GREG RAMIREZ



“IT’S ALL ABOUT BEING HEALTHY FOR LIFE”


Pulling, pushing, stretching, twisting, folding – our bodies are made for dynamic movement.

Greg Ramirez believes you should know how to use yours and to use it regularly.

Which is why he launched a business focused on his love for coaching, martial arts, and wellness.

He is the creator of Gun Club, a “movement studio” in the Wallabout neighborhood of Brooklyn, where he teaches how to uncover physical potential, however dormant or hidden it may seem.

There are few weights in Greg’s studio. No mirrors. His clients train in small groups, barefoot, listening to reggae and classic rock n’ roll, encouraging each other through each challenge, movements that often involve breathing and mindfulness techniques.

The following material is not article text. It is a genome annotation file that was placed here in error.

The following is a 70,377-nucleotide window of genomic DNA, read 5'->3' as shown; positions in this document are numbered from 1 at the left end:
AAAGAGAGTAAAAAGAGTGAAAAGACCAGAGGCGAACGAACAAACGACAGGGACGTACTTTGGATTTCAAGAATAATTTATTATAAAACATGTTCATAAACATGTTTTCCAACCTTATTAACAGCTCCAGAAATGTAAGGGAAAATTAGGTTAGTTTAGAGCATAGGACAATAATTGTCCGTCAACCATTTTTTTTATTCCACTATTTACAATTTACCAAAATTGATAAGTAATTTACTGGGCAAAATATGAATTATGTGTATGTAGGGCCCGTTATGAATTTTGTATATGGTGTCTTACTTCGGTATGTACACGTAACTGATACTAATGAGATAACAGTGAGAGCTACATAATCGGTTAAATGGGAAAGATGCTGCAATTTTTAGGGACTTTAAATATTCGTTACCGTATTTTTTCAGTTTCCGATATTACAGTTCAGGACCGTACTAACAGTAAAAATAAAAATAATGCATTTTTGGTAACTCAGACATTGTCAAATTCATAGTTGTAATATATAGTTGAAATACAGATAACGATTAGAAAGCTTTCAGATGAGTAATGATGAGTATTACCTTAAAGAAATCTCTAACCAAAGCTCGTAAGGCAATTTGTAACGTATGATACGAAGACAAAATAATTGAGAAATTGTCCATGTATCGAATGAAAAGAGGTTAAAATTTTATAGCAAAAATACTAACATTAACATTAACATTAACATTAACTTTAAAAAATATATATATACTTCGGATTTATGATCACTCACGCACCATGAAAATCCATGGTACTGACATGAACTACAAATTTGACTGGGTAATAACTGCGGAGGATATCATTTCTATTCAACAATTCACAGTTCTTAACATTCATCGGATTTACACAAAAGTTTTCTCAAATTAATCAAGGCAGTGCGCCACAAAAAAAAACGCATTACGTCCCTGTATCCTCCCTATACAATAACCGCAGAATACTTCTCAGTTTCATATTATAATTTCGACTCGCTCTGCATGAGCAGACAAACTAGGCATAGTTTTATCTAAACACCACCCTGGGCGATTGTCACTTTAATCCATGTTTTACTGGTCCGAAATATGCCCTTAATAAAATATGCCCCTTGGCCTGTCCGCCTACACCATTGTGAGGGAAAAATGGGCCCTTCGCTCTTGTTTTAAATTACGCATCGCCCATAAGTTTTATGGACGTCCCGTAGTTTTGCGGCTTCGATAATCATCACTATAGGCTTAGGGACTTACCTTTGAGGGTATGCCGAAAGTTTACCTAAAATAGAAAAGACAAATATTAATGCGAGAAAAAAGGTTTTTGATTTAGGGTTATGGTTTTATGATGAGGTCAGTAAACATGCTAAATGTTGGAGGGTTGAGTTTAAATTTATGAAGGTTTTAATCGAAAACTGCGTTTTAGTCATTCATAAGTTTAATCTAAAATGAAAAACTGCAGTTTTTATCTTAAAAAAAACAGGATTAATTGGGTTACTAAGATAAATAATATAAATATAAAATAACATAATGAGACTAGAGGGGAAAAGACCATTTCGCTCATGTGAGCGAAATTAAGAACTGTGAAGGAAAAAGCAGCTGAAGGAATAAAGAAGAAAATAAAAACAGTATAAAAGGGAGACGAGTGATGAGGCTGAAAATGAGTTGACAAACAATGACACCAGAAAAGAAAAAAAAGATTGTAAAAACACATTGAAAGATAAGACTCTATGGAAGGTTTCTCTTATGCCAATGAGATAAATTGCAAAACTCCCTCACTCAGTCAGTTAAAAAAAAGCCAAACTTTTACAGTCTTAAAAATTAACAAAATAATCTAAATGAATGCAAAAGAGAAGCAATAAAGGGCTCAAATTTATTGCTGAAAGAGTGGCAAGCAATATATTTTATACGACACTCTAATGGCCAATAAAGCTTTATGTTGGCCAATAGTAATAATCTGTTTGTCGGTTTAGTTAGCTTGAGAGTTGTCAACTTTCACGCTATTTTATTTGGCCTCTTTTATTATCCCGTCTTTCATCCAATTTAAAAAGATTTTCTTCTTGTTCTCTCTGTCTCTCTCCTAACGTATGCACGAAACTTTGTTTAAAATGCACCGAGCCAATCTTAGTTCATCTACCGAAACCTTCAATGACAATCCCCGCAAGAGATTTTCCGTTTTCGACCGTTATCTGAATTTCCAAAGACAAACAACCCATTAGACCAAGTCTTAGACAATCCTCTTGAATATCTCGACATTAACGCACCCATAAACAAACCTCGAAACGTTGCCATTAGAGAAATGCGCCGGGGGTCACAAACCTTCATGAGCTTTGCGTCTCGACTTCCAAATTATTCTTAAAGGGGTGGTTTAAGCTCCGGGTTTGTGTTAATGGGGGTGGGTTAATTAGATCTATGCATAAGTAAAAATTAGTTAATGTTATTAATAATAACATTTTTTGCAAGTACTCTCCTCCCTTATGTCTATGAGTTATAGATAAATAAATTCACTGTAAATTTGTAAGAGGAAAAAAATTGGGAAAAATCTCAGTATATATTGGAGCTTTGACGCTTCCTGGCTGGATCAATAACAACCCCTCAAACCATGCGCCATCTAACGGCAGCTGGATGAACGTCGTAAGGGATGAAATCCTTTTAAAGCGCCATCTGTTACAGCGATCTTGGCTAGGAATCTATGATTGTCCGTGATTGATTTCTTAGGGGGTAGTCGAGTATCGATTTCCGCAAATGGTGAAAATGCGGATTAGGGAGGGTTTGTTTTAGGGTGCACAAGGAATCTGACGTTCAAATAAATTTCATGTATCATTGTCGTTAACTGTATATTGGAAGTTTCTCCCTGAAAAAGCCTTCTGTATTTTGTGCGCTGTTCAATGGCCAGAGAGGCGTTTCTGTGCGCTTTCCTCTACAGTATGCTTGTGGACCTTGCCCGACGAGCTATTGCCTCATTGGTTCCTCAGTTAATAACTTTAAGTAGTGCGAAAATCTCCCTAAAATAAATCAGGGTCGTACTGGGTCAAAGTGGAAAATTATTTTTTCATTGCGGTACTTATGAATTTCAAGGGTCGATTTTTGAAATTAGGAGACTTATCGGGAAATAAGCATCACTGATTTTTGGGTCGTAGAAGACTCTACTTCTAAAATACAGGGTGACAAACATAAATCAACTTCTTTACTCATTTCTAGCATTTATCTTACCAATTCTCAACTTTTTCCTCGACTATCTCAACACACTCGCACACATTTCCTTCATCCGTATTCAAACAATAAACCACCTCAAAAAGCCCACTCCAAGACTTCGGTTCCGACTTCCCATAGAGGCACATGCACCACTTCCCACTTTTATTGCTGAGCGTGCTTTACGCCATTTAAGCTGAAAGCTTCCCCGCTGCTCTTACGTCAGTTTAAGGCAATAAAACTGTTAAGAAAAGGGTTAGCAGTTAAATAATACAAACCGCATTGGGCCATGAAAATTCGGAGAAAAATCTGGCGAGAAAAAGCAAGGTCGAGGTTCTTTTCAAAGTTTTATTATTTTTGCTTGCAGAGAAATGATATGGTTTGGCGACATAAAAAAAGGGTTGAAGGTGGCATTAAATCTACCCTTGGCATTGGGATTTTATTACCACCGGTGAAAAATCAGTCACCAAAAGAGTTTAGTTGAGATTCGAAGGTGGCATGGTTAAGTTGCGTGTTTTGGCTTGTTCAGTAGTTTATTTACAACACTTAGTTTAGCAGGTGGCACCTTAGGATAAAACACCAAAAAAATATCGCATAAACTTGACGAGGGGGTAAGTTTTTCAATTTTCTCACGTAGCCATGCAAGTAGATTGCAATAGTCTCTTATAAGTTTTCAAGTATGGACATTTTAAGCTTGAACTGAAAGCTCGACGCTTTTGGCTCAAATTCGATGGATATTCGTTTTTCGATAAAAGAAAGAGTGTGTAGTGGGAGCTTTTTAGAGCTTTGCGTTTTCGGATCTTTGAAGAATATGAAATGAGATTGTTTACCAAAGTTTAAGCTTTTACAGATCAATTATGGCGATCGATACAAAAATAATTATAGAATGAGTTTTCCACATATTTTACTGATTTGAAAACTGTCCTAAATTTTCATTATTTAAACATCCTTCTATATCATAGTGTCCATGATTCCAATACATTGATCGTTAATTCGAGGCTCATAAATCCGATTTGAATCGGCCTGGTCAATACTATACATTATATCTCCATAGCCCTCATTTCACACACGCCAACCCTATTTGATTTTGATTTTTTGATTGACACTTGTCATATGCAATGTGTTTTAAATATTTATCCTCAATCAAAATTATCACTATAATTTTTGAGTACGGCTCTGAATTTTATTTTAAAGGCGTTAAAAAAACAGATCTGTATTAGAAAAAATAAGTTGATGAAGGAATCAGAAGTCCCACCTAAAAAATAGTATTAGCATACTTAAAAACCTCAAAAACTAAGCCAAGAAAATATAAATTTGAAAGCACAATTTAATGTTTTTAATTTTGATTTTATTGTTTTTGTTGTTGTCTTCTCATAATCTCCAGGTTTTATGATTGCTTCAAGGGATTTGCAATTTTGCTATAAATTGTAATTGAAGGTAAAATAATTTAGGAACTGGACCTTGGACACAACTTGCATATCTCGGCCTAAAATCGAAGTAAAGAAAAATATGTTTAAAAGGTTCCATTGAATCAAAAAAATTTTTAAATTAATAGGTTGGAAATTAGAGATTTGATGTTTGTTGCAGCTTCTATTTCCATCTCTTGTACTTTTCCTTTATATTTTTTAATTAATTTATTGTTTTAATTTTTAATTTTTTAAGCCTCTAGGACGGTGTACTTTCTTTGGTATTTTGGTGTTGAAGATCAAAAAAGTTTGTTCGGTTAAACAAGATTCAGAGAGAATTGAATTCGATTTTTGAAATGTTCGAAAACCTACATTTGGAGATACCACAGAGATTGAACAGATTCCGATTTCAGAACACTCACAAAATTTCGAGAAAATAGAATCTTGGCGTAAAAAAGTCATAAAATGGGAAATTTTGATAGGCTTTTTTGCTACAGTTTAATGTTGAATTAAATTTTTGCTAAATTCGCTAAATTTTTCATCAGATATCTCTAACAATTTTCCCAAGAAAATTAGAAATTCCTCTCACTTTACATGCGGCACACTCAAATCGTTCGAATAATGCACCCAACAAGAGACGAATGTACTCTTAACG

They spend a lot of time crawling and tumbling and getting up and down from the ground.“When you’re born,” Greg explains, “movement patterns are natural. The way babies move, the way they get up, roll over, the way they create momentum, is the way humans naturally move.” Unfortunately, we begin forgetting how to do these once we go to school and are sat down in desks, a problem Greg wants to remedy. 

The growth of Greg’s business suggests his relaxed, team-oriented style is welcomed. While he wants clients to be knowledgeable enough to exercise on their own, they seem to stick around for the camaraderie and playfulness his program promotes.  

Greg simply wants to spread the word that physical health is attainable.

The only thing he seems more excited about is his family – his wife, and their four-month-old son, who, during my discussion with Greg, was strapped to his dad’s chest in a cocoonish sling.

“I waited forty-five years for this exact dude,” Greg said through a grin.

Greg may be forty-five but he looks about thirty. In his back yard, his cat prowls. Lithe and agile, alert, he moves a lot like his owner, who’s on a mission to help people get in, and stay in, functional and energetic form as way to enjoy life more completely.